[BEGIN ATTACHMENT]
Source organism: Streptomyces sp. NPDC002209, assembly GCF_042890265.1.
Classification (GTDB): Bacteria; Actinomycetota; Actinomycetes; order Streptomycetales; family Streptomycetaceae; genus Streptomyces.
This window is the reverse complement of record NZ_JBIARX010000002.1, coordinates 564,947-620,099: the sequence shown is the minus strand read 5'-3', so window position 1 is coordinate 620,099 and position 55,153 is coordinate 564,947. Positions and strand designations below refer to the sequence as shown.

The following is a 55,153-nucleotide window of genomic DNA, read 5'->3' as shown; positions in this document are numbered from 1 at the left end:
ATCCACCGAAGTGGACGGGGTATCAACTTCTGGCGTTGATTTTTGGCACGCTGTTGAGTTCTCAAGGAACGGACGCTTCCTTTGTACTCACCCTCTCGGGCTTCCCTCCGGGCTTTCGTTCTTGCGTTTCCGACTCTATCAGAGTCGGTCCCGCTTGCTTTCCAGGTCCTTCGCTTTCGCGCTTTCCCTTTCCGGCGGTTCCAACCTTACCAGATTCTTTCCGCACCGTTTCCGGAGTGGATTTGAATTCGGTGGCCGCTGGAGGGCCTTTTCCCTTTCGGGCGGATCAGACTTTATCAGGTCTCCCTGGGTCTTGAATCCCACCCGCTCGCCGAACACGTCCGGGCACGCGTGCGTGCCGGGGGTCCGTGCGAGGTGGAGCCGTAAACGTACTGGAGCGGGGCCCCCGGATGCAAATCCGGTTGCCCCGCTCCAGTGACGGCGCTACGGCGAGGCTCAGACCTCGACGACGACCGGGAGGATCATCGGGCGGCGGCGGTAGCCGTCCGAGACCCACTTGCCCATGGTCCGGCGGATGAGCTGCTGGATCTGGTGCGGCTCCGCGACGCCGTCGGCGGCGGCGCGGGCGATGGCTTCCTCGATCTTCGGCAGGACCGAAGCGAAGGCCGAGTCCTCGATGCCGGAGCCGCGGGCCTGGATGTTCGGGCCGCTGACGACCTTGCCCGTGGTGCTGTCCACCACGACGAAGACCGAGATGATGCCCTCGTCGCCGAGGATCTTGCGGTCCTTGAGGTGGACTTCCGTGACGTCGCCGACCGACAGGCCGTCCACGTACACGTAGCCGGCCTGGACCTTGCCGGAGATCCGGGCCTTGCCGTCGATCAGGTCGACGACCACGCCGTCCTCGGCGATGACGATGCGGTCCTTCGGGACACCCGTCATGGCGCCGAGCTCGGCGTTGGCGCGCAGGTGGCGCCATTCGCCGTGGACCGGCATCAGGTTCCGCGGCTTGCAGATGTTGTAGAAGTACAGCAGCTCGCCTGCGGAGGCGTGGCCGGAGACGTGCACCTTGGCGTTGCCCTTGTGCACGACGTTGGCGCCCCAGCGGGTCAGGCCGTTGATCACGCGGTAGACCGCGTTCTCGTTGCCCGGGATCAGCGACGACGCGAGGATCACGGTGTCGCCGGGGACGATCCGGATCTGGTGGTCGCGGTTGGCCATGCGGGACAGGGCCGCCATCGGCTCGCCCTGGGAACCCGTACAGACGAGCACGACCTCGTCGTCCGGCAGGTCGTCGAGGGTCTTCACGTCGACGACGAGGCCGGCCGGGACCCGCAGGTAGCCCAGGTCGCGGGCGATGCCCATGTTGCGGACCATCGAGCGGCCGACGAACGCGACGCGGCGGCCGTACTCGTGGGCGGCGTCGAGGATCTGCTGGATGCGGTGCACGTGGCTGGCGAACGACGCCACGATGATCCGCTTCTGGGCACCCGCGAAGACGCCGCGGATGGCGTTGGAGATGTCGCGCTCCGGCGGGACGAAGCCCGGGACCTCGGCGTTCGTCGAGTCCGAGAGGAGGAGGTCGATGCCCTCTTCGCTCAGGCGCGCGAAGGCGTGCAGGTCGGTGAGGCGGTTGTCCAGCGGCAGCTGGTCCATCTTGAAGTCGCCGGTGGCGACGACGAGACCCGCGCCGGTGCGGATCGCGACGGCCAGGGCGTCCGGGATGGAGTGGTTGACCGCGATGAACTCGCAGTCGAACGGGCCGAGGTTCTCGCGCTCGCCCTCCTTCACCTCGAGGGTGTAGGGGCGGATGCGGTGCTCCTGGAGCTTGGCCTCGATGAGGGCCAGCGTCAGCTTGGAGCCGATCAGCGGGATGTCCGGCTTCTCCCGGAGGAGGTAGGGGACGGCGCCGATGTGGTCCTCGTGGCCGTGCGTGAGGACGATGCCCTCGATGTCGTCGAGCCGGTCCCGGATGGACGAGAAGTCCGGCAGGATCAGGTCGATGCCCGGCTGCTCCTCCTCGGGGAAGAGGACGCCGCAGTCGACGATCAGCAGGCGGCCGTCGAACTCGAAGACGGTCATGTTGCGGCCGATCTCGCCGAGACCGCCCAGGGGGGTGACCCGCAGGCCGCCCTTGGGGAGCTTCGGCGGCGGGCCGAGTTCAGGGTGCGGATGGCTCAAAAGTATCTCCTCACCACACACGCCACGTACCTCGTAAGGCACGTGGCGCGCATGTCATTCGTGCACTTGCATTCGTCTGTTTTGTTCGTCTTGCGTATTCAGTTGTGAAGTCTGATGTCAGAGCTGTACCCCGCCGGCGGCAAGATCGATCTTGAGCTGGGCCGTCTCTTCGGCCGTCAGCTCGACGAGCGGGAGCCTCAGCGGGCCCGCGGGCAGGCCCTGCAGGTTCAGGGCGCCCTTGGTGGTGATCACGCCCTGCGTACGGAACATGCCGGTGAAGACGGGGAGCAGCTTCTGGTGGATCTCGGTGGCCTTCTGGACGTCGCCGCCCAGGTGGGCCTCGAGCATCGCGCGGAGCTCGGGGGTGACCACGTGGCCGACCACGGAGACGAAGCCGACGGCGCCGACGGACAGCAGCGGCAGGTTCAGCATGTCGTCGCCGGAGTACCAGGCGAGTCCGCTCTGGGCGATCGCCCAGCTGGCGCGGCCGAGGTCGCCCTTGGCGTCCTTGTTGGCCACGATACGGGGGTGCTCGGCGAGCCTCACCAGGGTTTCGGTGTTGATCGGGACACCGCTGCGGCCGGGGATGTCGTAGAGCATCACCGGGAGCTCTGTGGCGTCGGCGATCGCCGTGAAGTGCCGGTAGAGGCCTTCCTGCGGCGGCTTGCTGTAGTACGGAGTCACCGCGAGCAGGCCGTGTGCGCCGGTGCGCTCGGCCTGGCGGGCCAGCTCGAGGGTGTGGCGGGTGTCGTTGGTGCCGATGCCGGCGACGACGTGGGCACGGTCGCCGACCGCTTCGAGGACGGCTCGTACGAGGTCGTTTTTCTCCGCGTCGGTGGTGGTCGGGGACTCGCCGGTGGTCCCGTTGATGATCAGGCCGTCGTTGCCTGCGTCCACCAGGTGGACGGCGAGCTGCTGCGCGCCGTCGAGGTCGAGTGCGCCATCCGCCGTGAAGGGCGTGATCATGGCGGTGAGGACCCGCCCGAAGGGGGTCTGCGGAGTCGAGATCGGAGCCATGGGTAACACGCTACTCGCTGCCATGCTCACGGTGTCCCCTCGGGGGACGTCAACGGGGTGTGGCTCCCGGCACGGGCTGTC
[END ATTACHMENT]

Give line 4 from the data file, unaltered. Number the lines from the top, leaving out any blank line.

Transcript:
The following is a 55,153-nucleotide window of genomic DNA, read 5'->3' as shown; positions in this document are numbered from 1 at the left end: